Ranjit Singh’s empire ultimately came to include Kashmir, Ladakh, and Peshawar, extending as far west as the Khyber Pass. Ranjit Singh respected the ethnic and religious diversity of the people of the Punjab and successfully forged a political, social, and cultural synthesis among them. He also introduced innovative administrative measures in the political, economic, and cultural spheres of his kingdom. His secular policy was matched by his modernising drive, seen most spectacularly in the military field where innovative measures were introduced with the help of French and Italian military officers who had served under Napoleon.
Among the most serious military challenges which the
British encountered in their century-long conquest of India (1757-1849)
occurred on the battlefields of Ferozeshah and Chillianwala. In addition to the
political, military and economic aspects of Ranjit Singh’s administration, the
book also throws light on some of the little-known yet fascinating cultural
achievements of his rule. These include the Imam Bakhsh Lahori school of painting,
the discovery of Gandhara art, and the exploration of the Himalayas, which are
presented here for the first time.
It is lavishly illustrated with 216 colour illustrations and six maps.
Does India have a positive historical memory of France as compared to British rule?
Dr Lafont: That is left to the Indians to assess the situation and reply to that question. But it must be clarified that there was never a French Colonial rule in India, for the reason I gave above. It was one of the many myths and excuses advanced by the English East India Company to justify at home its conquests of more and more Indian territories. There was only a strong French political influence in the Deccan (Hyderabad and Aurangabad) under Dupleix through his second in command, Marquis de Bussy, and that lasted only from c. 1741 to 1759.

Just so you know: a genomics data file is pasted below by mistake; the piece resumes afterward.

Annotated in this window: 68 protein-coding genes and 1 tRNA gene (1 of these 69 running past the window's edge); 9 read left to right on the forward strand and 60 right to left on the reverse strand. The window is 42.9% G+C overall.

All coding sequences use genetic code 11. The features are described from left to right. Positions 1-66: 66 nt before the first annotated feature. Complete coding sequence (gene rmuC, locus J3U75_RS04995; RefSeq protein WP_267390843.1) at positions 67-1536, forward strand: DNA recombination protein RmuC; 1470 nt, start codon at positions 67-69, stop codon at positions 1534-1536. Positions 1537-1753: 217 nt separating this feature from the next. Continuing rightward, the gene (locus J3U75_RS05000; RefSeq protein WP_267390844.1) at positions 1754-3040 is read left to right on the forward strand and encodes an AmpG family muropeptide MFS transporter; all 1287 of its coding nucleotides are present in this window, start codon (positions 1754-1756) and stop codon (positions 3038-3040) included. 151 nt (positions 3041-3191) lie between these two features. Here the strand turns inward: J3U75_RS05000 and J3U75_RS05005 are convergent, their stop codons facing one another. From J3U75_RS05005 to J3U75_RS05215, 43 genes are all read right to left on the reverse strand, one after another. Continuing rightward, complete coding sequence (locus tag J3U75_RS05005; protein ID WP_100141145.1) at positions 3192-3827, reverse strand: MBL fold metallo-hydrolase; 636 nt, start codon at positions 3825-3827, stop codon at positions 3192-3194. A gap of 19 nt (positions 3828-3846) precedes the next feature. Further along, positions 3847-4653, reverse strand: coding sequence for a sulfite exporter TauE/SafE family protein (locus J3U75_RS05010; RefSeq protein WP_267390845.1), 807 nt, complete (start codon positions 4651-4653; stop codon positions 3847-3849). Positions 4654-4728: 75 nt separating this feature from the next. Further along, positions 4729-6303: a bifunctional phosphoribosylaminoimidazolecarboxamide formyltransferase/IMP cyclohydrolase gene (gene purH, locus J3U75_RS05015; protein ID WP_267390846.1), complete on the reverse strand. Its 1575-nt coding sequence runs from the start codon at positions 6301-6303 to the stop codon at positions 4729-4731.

What role has France played in designing India’s landscape?
Dr Lafont: The French in India had only five places called in French ‘Comptoirs’ (in English Settlements): Pondicherry, Chandannagar, Yanaon, Karikal and Mahe, plus a cluster of small ‘factories’ called ‘Loges’, essentially around Chandannagar and Mahe. But they did develop specific French taste and architectural habits in their Comptoirs. Most important was Pondicherry, being the residence of the French Governor General, and one of the most beautiful cities of India at that time, as it had been developed by Governors Dumas, and then Dupleix, (c. 1730-1754). Many Indian ambassadors and high ranking VVIPs came to Pondicherry to visit the city, the ramparts, the Fort, the artillery park and the Palace of the Governor. That is why the British razed the city, the Fort and the Palace when they captured Pondicherry in 1761. There is an interesting engraving dating 1763 showing the ruins of Pondicherry.
One of the distinctive aspects of French urbanism was the ‘bords de mer’, which we developed in Pondicherry and the ‘Riversides’, as we did in Chandernagor. Even in Lahore, during the reign of Maharaja Ranjit Singh, the French Generals Allard and Ventura developed what they called ‘Le jardin du Soldat’ (The Soldier’s garden) along one branch of the Ravi River flowing near the Cantonments of the Fauj-i-khas, the elite brigade of the Punjab created and commanded by the former officers of Napoleon serving in the Punjab.